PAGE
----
President of the Women in Media, Edyth Kambalame admitted to Media Diversity Institute in an interview that in the eyes of the public the media has not done enough in reporting issues of gender based violence especially the MHRC report that found management guilty of sexual harassment at MBC.

“As much as I would share the sentiment with the public that the media was coy on reporting sexual harassment within its own house, I would like to point out that some of the coverage and advocacy is being done underground,” she said.

Edyth Kambalame said that issues of gender based violence, abuse of women’s rights and sexual harassment in the offices need to be exposed and those who are responsible be brought to justice. She also acknowledged that many women are not coming forward to report the abuses that they face in their work places for fear of their jobs and marriages.   

“We have tried to end sexual harassment within the media but the difficult part is that many women are not able to come out in the open because they fear their marriages would end once the husband hears that his wife was sexually abused. Many would think that the wife has been sleeping with her boss and in our society most men would not welcome such news,” Kambalame told Media Diversity Institute.

A report by UNICEF titled, Ending violence against women and girls in Malawi published in 2020 shows that in 2015-2016, an estimated 40% of all women in Malawi who had ever,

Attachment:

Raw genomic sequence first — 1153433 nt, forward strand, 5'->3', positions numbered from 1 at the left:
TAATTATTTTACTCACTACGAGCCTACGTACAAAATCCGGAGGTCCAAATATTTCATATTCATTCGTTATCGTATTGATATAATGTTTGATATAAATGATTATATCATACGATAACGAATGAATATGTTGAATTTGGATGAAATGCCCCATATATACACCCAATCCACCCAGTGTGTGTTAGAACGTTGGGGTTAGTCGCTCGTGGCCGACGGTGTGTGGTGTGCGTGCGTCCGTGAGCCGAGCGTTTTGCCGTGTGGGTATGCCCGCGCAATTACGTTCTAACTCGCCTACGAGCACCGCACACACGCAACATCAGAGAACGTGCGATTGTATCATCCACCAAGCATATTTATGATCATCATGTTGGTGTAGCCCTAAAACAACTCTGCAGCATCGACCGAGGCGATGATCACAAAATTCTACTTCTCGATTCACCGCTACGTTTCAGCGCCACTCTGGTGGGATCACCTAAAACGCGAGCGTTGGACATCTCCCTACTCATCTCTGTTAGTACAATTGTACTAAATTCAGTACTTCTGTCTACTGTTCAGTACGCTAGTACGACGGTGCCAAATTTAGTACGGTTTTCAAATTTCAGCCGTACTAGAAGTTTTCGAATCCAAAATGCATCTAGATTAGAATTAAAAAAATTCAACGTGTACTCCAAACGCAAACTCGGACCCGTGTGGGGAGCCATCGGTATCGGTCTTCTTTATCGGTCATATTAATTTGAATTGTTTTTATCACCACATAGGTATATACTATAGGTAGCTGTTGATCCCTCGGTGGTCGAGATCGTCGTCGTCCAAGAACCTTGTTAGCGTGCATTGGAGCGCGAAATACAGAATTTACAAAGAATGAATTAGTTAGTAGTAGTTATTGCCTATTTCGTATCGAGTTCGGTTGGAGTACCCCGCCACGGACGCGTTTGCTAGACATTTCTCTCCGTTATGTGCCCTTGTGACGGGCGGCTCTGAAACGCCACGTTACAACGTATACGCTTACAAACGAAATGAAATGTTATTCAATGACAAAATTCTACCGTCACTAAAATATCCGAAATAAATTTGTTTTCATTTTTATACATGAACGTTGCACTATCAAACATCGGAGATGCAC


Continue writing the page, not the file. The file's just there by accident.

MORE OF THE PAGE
“experienced any type of physical or sexual violence sought help to stop violence; 49% never sought any help nor informed anyone about the violence they had experienced. Amongst those who sought help, 62% of the women reported that they sought help from their own families, 33% from their husbands’ families, 10% from their friends and only 10% sought help from the police.”

President Lazarus Chakwera said in December 2020 that cases of crimes against women are on the rise and something needed to be done to protect women. He then announced strict measures against perpetrators by calling on the law enforcers to do their work professionally.

Political and Administration lecturer at University of Malawi, Chancellor College, Joseph Chunga, said in an interview with Media Diversity Institute that sexual harassment is in all sectors of the economy and the media just need to be aggressive in reporting about the cases.

“Management needs to be censored in all the sectors. Women are abused. For some to get jobs they have to be asked to sleep with their would-be bosses, and even being promoted is not an easy thing,” Chunga told Media Diversity Institute.

The more the cases of sexual harassment are exposed within the media the perpetrators are likely to be brought to justice to answer for their crimes; and in so doing many women will be able to come forward and report these cases. But as is the case now where the media is failing to report its own crimes, it becomes difficult for women to seek justice through the media.